News, facts, and comments on the coming revolution for piston-engine aircraft.
In 1998, one diesel engine flew on a converted airplane for the first time since 1945. Today, close to 4,000 singles and twins are flying. This is the beginning of a worldwide trend which will eventually allow a rebirth of the piston-engined aircraft, around new specs and new missions.
DieselAir Research, Inc., the publisher of The DieselAir Newsletter, offers strategic intelligence services to the aircraft industry, its suppliers and its customers who ambition to benefit from this global change of paradigm which will mean new markets, new concepts, new services, new materials and components… You may be interested in our services if your firm designs and/or manufactures aircraft and components, aero engines, avionics, propellers and engine components, fuel systems or additives, advanced materials, or industry specific machinery for manufacturing of these; or provides aviation services such as fuel production or distribution; flight training, aircraft chartering, maintenance and operations (FBO’s); or airport management and design, traffic control, hangar, materials handling and storage equipment; or consulting and financial services for these industries; or advertising, sales promotion, trade shows, specialized publications.
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News of December 30, 2003
Will your future aircraft engine be a Diesel?
You still have until January 5th to order Dieselair’s first Market Analysis & 10-year Forecast of the future diesel retrofit market at the introductory rate of $99.- !
If you own one or several piston-engine’d aircrafts and are thinking about TBO, consider this:
There are close to 200,000 piston engine airplanes, singles and twins, on the US register. Their average age is 30 years. They represent by far the largest fleet of its kind in the world. They are massively using Continental and Lycoming engines. In the very long term, they will all be retrofitted with diesel engines or with the coming new generation of Mogas engines. Some of them – not many - may also be converted to turboprop.
How fast will be this replacement?
Which models will be the first? (Yes, 182, 172, Cherokees, but how fast and in which conditions of operation?)
With which models will the retrofit make the more sense and in which power range (which doesn't mean they will be the first)? You might be surprised by our findings!
What will be the incidence of the Experimental market?
Who really are the competitors poising to address this market: SMA, Thielert Centurion, DeltaHawk, Zoche, D-Air, Wilksch, Medusa, others?
What will be the probable cost of first retrofit, and later of TBO (first retrofit will be costly because of redesign of engine mount and cooling system, TBO will be sometimes comparable to a gasoline TBO and sometimes not...)
What will really be the performances of such aircraft as Cessna 172, 182, Piper Cherokees, Maule, SOCATA Trinidad, who will be the first available on the market? And for which aircraft models will the diesel retrofit be the most attractive in terms of total operating costs, of actual revenue when commercially operated, and (last but not least) in terms of future market value?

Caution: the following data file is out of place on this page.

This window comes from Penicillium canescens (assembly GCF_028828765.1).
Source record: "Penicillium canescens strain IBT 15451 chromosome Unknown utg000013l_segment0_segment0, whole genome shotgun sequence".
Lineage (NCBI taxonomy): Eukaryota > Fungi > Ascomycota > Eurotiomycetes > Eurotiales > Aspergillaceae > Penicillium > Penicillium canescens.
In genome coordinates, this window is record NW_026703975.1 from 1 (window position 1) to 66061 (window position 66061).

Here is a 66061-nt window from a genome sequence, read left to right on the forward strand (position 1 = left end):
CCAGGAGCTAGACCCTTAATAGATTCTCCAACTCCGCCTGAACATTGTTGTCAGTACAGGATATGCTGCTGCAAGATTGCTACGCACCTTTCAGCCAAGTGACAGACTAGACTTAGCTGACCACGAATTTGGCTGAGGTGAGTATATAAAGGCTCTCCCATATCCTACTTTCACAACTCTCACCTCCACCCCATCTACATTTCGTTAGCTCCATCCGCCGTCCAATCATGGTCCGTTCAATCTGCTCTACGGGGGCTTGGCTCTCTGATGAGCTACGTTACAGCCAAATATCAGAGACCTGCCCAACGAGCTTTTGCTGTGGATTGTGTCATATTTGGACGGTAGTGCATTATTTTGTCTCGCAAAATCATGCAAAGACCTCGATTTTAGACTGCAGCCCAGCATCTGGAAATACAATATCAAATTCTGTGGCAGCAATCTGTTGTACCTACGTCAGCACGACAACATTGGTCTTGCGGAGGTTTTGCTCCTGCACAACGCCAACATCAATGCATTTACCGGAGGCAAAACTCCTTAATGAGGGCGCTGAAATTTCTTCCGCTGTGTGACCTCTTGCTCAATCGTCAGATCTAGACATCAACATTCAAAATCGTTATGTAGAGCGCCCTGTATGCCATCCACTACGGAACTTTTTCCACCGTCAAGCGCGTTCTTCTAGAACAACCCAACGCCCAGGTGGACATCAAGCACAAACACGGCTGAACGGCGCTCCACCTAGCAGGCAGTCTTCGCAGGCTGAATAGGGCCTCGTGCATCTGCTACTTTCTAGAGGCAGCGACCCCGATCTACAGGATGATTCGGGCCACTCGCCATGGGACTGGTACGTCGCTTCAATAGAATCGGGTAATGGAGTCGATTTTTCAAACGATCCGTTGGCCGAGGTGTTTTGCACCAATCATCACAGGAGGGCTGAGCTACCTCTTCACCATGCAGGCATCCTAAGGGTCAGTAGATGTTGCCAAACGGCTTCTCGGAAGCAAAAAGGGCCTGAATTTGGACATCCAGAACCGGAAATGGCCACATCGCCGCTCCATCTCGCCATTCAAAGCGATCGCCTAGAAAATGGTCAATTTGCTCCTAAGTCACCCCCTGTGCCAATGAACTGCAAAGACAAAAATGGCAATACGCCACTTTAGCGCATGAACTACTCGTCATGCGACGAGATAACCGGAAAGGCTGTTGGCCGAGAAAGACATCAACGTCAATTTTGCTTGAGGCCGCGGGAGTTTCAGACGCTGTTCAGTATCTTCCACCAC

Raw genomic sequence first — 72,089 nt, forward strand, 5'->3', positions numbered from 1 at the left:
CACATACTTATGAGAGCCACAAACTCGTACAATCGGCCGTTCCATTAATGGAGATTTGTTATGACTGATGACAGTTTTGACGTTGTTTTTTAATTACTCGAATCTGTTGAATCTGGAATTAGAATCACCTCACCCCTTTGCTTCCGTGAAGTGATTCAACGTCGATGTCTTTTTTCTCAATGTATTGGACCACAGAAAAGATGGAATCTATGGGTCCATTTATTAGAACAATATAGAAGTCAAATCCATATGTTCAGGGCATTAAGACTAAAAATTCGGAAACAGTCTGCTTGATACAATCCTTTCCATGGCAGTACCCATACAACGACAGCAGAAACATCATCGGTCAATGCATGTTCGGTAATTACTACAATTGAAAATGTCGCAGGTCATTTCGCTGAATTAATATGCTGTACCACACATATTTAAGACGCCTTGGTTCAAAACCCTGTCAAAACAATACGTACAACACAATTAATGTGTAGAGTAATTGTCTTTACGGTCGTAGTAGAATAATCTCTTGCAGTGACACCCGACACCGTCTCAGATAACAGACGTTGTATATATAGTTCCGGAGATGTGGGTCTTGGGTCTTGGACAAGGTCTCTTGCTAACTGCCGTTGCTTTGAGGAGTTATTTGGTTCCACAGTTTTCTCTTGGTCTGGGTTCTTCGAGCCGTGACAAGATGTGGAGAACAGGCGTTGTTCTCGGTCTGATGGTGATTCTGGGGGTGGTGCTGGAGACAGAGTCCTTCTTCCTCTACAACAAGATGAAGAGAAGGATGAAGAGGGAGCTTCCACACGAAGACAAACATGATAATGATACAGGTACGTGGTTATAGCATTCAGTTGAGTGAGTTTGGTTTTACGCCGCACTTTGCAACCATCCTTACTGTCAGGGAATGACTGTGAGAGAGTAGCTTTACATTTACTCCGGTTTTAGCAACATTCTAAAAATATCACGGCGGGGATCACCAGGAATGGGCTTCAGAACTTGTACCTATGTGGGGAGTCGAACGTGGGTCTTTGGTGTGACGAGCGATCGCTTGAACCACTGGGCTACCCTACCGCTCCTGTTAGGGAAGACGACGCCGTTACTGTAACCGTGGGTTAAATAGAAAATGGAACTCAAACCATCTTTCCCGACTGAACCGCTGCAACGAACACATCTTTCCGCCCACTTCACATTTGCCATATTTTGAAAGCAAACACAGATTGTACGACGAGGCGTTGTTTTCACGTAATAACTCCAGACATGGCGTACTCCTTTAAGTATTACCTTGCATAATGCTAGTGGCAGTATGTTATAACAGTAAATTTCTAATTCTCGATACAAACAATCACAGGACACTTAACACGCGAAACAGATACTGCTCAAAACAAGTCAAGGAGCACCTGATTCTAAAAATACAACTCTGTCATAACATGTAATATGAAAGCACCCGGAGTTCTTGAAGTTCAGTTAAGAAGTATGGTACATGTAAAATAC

What will be the dollar value of the diesel market in 2004, 05, 06... 2014?
During which year will total sales of engine retrofits reach the figure of 10,000 units? 2007? 2010? 2015?
This study has been undertaken by steps since 2001 by our parent company Gean Overseas, Inc. (www.geanoverseas.com). Gean Overseas is a 30 year old, reputable international research firm with some 300 references worldwide among manufacturers of industrial equipment and components including aerospace and ancillaries.
The public information sources used were from: Experimental Aviation Association, Aircraft Owners and Pilots Association, U. S. Aircraft Directory, Maule Air, SMA Engines, Thielert Motoren, Michael Zoche, DeltaHawk Diesel Engines, Wilksch Airmotive, Medusa SpA, D-Air Ltd, Teledyne Continental, Textron Lycoming...
This study is available as of January 1st, 2003 in a PowerPoint presentation with charts, spreadsheets, photos of planes and engines, and graphs. To receive it on a CDRom, click here to order your subscription on our website, or send your order by Email to email@example.com, or by fax to 1-404-284-3156 mentioning your full name, name of company, address, phone, fax. Remember: Subscription rate is $99 until 1/5/04, $149 afterwards. This study will be updated every six months until you do fly with a diesel.
Publisher, DieselAir Newsletter
posted at 4:00 AM
News of December 01, 2003
Our comments on GANews interview of
Bryan Lewis, President of Teledyne Continental (11/21 p 39):
Continental will introduce its diesel 2-stroke GAP technology developed with NASA funding as a 6-cyl., 350HP engine. Following SMA's example, Continental will not explicitly market their engine as a diesel. Continental's engine is in fact a diesel. Diesel seems to be a negative word in the US General Aviation world.
Continental is working with Honda Motors on a new 220HP gasoline engine, running on Avgas or Mogas. It may be the first to be introduced.
Continental will pursue FADEC as a conversion for its existing range of engines.
We think Continental is right: The highest economic viability and biggest short term market potential for a diesel conversion is in the 300-400HP range, aiming at Navajos, Aero Commanders, Beech Queen Air and the like. A diesel 2-stroke of 350HP will be smaller, more fuel-efficient and actually lighter than any O-540 or 550.
However, there is a big short term retrofit market for the SMA 230HP diesel, which is ready now. To read about it and others, order our study: Subscription rate $99 until 12/31, $149 afterwards.
posted at 4:10 AM